Scientists Say They May Have Proof There Are Parallel Universes, So Best Start Packing

Do we need a passport?
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Do we need a passport?
Space, aliens

Space is mostly vast stretches of cold and dark, but discovering an even colder spot out there has led some scientists to conclude something startling: parallel universes do exist. 

The science is simpler than you'd think. The Big Bang evidently left behind a huge cloud of microwave radiation visible to various radar and it covers the sky. Within that cloud there is strange void. In fact, as reported in The Independent, it's even been called the supervoid, in addition to the less fun name, "Cold Spot." 

Microwave map of the universe

Researchers have been trying on various explanations for this region, and the trippiest one is that it was caused by a collision between this universe and another one.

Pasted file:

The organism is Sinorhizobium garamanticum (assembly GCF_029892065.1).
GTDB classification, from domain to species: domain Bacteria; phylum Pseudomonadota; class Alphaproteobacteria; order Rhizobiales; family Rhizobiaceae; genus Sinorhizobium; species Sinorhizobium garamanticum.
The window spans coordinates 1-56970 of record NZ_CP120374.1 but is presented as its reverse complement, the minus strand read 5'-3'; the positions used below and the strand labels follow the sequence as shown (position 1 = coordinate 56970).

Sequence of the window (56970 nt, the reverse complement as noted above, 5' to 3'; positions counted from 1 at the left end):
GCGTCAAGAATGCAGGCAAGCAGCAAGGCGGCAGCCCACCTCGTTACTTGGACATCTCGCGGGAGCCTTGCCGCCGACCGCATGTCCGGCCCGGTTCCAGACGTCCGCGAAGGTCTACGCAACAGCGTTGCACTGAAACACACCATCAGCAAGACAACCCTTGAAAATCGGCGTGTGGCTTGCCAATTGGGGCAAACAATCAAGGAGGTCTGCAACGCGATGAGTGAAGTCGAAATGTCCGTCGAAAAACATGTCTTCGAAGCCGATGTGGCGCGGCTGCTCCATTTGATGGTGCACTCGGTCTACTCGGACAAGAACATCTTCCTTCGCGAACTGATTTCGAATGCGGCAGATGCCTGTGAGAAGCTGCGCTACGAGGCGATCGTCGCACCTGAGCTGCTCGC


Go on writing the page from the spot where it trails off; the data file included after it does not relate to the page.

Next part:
The Independent quoted Durham University (U.K.) researcher Ruari Mackenzie regarding the theory. Mackenzie said these "cold spots" can't be explained by standard models for how the Universe is known to behave, so scientists have had to go with a "non-standard model." 

Scientist Tom Shanks told the paper that of the "exotic explanations" they've landed on, "the most exciting of these is that the Cold Spot was caused by a collision between our universe and another bubble universe."

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That's a lot of galaxies

The researchers will need to keep analyzing the data related to the "Cold Spot" but if their theory bears out, it will "be taken as the first evidence for the multiverse," according to Shanks. Even more mind-blowing, it would also be evidence that "billions of other universes may exist like our own," he said.

One of the many reasons these theories are so mind-blowing is because they suggest that if the word "parallel" is taken literally, it could mean there are infinite earths and therefore infinite variations of you and everyone you know. 

As for packing up and jetting off to find one of those other Earths because you're sick of this one, don't pull your suitcases out of storage—at least not until humanity learns how to manipulate wormholes to travel unimaginable distances, Star Trek-style. 

That's probably not happening anytime soon.